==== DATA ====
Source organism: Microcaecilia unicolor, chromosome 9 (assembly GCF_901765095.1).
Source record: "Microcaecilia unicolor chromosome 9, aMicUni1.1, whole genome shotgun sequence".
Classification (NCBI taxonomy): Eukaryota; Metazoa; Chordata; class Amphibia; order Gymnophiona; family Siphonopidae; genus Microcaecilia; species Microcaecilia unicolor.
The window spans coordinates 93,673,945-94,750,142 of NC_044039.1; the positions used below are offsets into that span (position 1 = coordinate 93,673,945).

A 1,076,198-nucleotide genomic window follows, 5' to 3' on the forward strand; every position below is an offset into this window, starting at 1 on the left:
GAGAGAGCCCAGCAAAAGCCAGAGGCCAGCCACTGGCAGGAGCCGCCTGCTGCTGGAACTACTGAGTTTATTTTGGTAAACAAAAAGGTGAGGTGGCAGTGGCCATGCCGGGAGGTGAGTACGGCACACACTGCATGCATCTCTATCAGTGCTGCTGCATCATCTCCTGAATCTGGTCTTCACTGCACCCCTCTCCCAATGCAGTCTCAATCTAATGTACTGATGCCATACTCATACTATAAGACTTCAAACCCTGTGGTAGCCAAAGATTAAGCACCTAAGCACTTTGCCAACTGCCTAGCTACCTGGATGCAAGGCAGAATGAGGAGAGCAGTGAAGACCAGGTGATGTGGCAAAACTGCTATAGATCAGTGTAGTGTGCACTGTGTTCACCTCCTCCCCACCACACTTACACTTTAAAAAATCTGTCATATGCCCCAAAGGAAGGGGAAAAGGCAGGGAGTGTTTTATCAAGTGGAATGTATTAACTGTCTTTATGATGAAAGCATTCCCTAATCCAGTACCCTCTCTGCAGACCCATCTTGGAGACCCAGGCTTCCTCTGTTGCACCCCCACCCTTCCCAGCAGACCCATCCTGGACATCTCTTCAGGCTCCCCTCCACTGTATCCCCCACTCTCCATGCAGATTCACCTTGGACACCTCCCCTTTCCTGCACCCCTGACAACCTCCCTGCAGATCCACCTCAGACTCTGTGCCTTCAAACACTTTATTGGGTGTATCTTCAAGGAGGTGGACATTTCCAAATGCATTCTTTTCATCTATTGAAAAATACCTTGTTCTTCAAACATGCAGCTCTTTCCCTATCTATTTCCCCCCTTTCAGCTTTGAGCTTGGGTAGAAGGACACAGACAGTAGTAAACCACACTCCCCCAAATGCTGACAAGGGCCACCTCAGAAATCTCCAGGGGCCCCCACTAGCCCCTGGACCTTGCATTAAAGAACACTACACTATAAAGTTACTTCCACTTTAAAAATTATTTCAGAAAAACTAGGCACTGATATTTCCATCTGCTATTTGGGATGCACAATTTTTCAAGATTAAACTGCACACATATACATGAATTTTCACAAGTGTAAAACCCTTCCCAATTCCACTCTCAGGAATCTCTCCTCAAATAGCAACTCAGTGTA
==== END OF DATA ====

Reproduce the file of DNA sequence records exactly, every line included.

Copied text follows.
Source organism: Microcaecilia unicolor, chromosome 9 (assembly GCF_901765095.1).
Source record: "Microcaecilia unicolor chromosome 9, aMicUni1.1, whole genome shotgun sequence".
Classification (NCBI taxonomy): Eukaryota; Metazoa; Chordata; class Amphibia; order Gymnophiona; family Siphonopidae; genus Microcaecilia; species Microcaecilia unicolor.
The window spans coordinates 93,673,945-94,750,142 of NC_044039.1; the positions used below are offsets into that span (position 1 = coordinate 93,673,945).

A 1,076,198-nucleotide genomic window follows, 5' to 3' on the forward strand; every position below is an offset into this window, starting at 1 on the left:
GAGAGAGCCCAGCAAAAGCCAGAGGCCAGCCACTGGCAGGAGCCGCCTGCTGCTGGAACTACTGAGTTTATTTTGGTAAACAAAAAGGTGAGGTGGCAGTGGCCATGCCGGGAGGTGAGTACGGCACACACTGCATGCATCTCTATCAGTGCTGCTGCATCATCTCCTGAATCTGGTCTTCACTGCACCCCTCTCCCAATGCAGTCTCAATCTAATGTACTGATGCCATACTCATACTATAAGACTTCAAACCCTGTGGTAGCCAAAGATTAAGCACCTAAGCACTTTGCCAACTGCCTAGCTACCTGGATGCAAGGCAGAATGAGGAGAGCAGTGAAGACCAGGTGATGTGGCAAAACTGCTATAGATCAGTGTAGTGTGCACTGTGTTCACCTCCTCCCCACCACACTTACACTTTAAAAAATCTGTCATATGCCCCAAAGGAAGGGGAAAAGGCAGGGAGTGTTTTATCAAGTGGAATGTATTAACTGTCTTTATGATGAAAGCATTCCCTAATCCAGTACCCTCTCTGCAGACCCATCTTGGAGACCCAGGCTTCCTCTGTTGCACCCCCACCCTTCCCAGCAGACCCATCCTGGACATCTCTTCAGGCTCCCCTCCACTGTATCCCCCACTCTCCATGCAGATTCACCTTGGACACCTCCCCTTTCCTGCACCCCTGACAACCTCCCTGCAGATCCACCTCAGACTCTGTGCCTTCAAACACTTTATTGGGTGTATCTTCAAGGAGGTGGACATTTCCAAATGCATTCTTTTCATCTATTGAAAAATACCTTGTTCTTCAAACATGCAGCTCTTTCCCTATCTATTTCCCCCCTTTCAGCTTTGAGCTTGGGTAGAAGGACACAGACAGTAGTAAACCACACTCCCCCAAATGCTGACAAGGGCCACCTCAGAAATCTCCAGGGGCCCCCACTAGCCCCTGGACCTTGCATTAAAGAACACTACACTATAAAGTTACTTCCACTTTAAAAATTATTTCAGAAAAACTAGGCACTGATATTTCCATCTGCTATTTGGGATGCACAATTTTTCAAGATTAAACTGCACACATATACATGAATTTTCACAAGTGTAAAACCCTTCCCAATTCCACTCTCAGGAATCTCTCCTCAAATAGCAACTCAGTGTA